Without a doubt some of the most beautiful music I have heard in the last year. I don't feel it's right to hide this stuff away from those who might love it as much as I do. Many thanks again to Mr. Morgan for sharing with us this material. I wouldn't be far off in describing this as similar to classic Tombstone Valentine or Being-era Wigwam with its impressive mix of rock, pop, folky guitar, and progressive ingenuity. There are the Beatlesian or McCartney-like thumping piano chords (e.g. With a little help or Your mother should know), there is the gorgeous hard sound of the organ hammering away at solos, the sheer interest of every single song-- with the ability to combine an interesting sung melody with original chords, the nice electric guitar, drums, and bass basis, it just can't get any better, in my opinion...
About Petri Pettersson:Ilkka Olavi 'Petri' Pettersson (born December 1952) is a Finnish musician. He became known in the 1970s, established the Petri Pettersson Brass, a brass-pop-band's leading figure (the Band was
founded by 4 Pettersson Brothers). The band's best known song is 1971's Maalaismaisema (originally Elton John's song Country Comfort from the Tumbleweed Connection LP).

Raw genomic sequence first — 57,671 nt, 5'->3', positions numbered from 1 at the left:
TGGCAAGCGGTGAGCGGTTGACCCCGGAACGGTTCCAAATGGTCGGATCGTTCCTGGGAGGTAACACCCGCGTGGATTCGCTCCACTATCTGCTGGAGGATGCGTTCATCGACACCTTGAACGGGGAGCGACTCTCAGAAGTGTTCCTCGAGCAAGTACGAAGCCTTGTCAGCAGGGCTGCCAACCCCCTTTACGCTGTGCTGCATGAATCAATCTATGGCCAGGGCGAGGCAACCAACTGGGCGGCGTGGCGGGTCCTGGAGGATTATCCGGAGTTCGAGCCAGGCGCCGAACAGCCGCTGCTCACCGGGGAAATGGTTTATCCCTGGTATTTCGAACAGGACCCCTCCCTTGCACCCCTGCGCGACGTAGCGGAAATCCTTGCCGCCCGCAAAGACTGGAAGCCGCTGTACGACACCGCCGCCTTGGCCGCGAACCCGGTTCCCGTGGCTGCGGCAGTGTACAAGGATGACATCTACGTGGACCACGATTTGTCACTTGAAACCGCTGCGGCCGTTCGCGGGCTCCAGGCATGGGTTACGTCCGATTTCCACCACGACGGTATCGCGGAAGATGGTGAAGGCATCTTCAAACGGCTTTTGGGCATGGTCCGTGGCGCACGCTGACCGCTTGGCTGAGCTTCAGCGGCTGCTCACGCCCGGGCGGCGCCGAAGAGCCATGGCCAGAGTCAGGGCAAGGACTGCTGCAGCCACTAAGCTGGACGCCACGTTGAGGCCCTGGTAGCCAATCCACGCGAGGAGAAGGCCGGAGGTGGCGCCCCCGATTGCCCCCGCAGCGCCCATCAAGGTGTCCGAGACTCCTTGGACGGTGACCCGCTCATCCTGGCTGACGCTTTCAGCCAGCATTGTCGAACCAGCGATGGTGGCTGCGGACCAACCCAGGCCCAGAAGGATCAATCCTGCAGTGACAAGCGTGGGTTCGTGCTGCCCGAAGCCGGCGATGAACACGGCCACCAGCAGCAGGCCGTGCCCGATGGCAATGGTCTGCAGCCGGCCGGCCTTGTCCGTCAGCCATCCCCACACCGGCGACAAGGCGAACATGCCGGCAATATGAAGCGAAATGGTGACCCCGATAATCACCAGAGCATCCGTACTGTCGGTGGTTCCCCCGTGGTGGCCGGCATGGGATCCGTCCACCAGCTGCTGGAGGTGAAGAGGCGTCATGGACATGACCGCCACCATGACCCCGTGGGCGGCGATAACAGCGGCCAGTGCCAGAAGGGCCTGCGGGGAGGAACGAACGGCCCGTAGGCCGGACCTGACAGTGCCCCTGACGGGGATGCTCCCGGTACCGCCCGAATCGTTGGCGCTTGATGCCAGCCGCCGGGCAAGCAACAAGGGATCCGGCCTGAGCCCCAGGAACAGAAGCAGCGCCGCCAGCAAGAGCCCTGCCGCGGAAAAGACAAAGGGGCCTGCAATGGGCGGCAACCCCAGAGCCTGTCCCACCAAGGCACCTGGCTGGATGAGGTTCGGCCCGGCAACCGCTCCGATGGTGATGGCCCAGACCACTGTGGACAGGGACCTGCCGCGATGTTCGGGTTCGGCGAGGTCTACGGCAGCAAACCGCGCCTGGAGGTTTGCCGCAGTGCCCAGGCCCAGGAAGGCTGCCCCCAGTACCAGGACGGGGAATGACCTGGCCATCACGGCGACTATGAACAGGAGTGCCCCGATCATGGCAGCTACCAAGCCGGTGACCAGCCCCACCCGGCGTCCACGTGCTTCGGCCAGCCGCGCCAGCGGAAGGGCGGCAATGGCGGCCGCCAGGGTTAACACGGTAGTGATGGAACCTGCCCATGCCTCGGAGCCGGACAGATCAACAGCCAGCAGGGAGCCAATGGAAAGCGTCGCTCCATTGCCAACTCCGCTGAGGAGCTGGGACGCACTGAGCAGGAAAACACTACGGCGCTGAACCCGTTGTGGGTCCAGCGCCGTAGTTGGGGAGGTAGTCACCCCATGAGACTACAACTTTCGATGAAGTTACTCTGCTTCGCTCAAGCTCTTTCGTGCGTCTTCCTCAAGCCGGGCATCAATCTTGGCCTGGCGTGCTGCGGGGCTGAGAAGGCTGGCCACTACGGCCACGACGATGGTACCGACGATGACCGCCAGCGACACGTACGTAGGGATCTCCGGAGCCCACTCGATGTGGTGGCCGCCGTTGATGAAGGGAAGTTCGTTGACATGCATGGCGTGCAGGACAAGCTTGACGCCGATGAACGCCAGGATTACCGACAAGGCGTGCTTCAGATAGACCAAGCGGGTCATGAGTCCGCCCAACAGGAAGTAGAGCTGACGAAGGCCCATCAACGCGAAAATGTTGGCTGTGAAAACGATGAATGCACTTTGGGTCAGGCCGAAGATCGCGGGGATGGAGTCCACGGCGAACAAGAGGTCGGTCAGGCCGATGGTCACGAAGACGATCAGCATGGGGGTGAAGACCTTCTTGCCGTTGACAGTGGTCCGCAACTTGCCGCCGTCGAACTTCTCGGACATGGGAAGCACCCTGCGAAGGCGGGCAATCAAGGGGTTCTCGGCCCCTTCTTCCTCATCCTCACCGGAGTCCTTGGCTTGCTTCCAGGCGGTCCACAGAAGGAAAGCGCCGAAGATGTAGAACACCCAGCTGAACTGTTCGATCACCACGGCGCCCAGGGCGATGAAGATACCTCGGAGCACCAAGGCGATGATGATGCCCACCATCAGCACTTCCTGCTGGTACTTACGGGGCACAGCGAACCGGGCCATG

In 1977, Pettersson recorded texts by different poets and the album Nuoruus was the result. The Backing band included musicians from Finnforest. The title track was based on a poem by Mika Waltari, and Pettersson got to present it and a couple of other similar pieces for Waltari's 70th
anniversary celebrations in Helsinki's Finlandia Hall.
Pettersson has also worked as a radio journalist in Savo starting in 1984 for YLE Kuopio. This ended 17.11.2005 after negotiations broke down and the Yle dismissed a number of music journalists.
Lyrics by Pablo Neruda, Bertold Brecht, Mika Waltari and Aaro Hellaakoski.Music written by: Pekka Tegelman (Finnforest) and Ilkka (Petri) Pettersson.
Full band information can be found here:
Here's the title track, with its nice string quartet background, again, originally a Beatles or George Martin concept:
And if that was not progressive enough try the closer: